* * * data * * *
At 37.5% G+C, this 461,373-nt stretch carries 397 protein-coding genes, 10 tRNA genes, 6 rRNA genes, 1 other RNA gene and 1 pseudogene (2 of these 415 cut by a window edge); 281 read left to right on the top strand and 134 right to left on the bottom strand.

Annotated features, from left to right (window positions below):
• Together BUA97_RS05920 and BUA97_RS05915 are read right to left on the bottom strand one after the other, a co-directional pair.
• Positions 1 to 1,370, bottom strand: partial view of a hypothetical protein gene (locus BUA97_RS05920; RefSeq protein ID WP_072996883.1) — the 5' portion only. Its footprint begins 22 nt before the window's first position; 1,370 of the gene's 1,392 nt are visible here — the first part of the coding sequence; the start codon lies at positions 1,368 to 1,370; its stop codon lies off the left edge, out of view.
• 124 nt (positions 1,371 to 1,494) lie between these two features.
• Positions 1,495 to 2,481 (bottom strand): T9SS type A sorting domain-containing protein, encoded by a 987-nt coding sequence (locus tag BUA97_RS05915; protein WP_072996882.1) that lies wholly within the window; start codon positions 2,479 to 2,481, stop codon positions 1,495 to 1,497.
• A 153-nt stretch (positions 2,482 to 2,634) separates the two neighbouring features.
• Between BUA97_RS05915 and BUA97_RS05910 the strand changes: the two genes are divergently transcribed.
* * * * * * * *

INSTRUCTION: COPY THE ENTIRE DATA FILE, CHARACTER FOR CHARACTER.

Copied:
At 37.5% G+C, this 461,373-nt stretch carries 397 protein-coding genes, 10 tRNA genes, 6 rRNA genes, 1 other RNA gene and 1 pseudogene (2 of these 415 cut by a window edge); 281 read left to right on the top strand and 134 right to left on the bottom strand.

Annotated features, from left to right (window positions below):
• Together BUA97_RS05920 and BUA97_RS05915 are read right to left on the bottom strand one after the other, a co-directional pair.
• Positions 1 to 1,370, bottom strand: partial view of a hypothetical protein gene (locus BUA97_RS05920; RefSeq protein ID WP_072996883.1) — the 5' portion only. Its footprint begins 22 nt before the window's first position; 1,370 of the gene's 1,392 nt are visible here — the first part of the coding sequence; the start codon lies at positions 1,368 to 1,370; its stop codon lies off the left edge, out of view.
• 124 nt (positions 1,371 to 1,494) lie between these two features.
• Positions 1,495 to 2,481 (bottom strand): T9SS type A sorting domain-containing protein, encoded by a 987-nt coding sequence (locus tag BUA97_RS05915; protein WP_072996882.1) that lies wholly within the window; start codon positions 2,479 to 2,481, stop codon positions 1,495 to 1,497.
• A 153-nt stretch (positions 2,482 to 2,634) separates the two neighbouring features.
• Between BUA97_RS05915 and BUA97_RS05910 the strand changes: the two genes are divergently transcribed.